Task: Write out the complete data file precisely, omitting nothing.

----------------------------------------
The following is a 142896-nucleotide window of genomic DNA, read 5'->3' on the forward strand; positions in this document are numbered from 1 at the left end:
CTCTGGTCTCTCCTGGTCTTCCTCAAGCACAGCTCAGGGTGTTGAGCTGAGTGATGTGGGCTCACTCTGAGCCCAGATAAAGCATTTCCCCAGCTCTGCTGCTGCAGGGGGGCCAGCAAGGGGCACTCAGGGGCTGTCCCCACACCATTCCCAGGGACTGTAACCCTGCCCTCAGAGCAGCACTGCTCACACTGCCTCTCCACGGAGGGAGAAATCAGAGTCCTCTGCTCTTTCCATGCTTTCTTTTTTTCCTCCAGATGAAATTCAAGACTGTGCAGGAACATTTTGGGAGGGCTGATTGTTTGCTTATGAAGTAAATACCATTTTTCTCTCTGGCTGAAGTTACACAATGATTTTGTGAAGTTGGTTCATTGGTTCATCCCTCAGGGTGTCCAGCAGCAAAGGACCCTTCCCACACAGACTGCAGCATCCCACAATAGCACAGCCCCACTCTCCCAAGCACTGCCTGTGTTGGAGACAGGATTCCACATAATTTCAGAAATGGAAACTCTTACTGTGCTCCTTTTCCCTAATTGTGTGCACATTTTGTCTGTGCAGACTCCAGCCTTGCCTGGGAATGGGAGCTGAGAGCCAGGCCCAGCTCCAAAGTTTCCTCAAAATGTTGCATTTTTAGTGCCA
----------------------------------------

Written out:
The following is a 142896-nucleotide window of genomic DNA, read 5'->3' on the forward strand; positions in this document are numbered from 1 at the left end:
CTCTGGTCTCTCCTGGTCTTCCTCAAGCACAGCTCAGGGTGTTGAGCTGAGTGATGTGGGCTCACTCTGAGCCCAGATAAAGCATTTCCCCAGCTCTGCTGCTGCAGGGGGGCCAGCAAGGGGCACTCAGGGGCTGTCCCCACACCATTCCCAGGGACTGTAACCCTGCCCTCAGAGCAGCACTGCTCACACTGCCTCTCCACGGAGGGAGAAATCAGAGTCCTCTGCTCTTTCCATGCTTTCTTTTTTTCCTCCAGATGAAATTCAAGACTGTGCAGGAACATTTTGGGAGGGCTGATTGTTTGCTTATGAAGTAAATACCATTTTTCTCTCTGGCTGAAGTTACACAATGATTTTGTGAAGTTGGTTCATTGGTTCATCCCTCAGGGTGTCCAGCAGCAAAGGACCCTTCCCACACAGACTGCAGCATCCCACAATAGCACAGCCCCACTCTCCCAAGCACTGCCTGTGTTGGAGACAGGATTCCACATAATTTCAGAAATGGAAACTCTTACTGTGCTCCTTTTCCCTAATTGTGTGCACATTTTGTCTGTGCAGACTCCAGCCTTGCCTGGGAATGGGAGCTGAGAGCCAGGCCCAGCTCCAAAGTTTCCTCAAAATGTTGCATTTTTAGTGCCA